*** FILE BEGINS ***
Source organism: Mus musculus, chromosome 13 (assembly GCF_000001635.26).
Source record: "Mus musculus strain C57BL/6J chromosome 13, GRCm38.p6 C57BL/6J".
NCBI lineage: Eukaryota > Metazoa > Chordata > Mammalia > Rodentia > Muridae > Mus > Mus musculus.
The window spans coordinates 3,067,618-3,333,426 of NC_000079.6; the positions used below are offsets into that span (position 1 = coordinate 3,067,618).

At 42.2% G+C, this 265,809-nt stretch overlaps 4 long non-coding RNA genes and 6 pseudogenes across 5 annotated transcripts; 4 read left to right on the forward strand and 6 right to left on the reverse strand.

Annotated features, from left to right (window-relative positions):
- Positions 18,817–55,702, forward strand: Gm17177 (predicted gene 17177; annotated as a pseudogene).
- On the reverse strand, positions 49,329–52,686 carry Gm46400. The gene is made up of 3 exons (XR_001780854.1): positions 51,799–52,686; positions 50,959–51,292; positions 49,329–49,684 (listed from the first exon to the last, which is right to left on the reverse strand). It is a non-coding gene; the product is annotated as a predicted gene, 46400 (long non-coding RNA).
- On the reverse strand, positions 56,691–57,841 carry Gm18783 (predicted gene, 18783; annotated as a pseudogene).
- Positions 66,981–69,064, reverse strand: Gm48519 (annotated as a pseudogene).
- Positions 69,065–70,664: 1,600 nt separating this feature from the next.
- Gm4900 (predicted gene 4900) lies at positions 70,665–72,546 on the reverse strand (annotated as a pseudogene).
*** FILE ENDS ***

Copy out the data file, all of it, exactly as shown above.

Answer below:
Source organism: Mus musculus, chromosome 13 (assembly GCF_000001635.26).
Source record: "Mus musculus strain C57BL/6J chromosome 13, GRCm38.p6 C57BL/6J".
NCBI lineage: Eukaryota > Metazoa > Chordata > Mammalia > Rodentia > Muridae > Mus > Mus musculus.
The window spans coordinates 3,067,618-3,333,426 of NC_000079.6; the positions used below are offsets into that span (position 1 = coordinate 3,067,618).

At 42.2% G+C, this 265,809-nt stretch overlaps 4 long non-coding RNA genes and 6 pseudogenes across 5 annotated transcripts; 4 read left to right on the forward strand and 6 right to left on the reverse strand.

Annotated features, from left to right (window-relative positions):
- Positions 18,817–55,702, forward strand: Gm17177 (predicted gene 17177; annotated as a pseudogene).
- On the reverse strand, positions 49,329–52,686 carry Gm46400. The gene is made up of 3 exons (XR_001780854.1): positions 51,799–52,686; positions 50,959–51,292; positions 49,329–49,684 (listed from the first exon to the last, which is right to left on the reverse strand). It is a non-coding gene; the product is annotated as a predicted gene, 46400 (long non-coding RNA).
- On the reverse strand, positions 56,691–57,841 carry Gm18783 (predicted gene, 18783; annotated as a pseudogene).
- Positions 66,981–69,064, reverse strand: Gm48519 (annotated as a pseudogene).
- Positions 69,065–70,664: 1,600 nt separating this feature from the next.
- Gm4900 (predicted gene 4900) lies at positions 70,665–72,546 on the reverse strand (annotated as a pseudogene).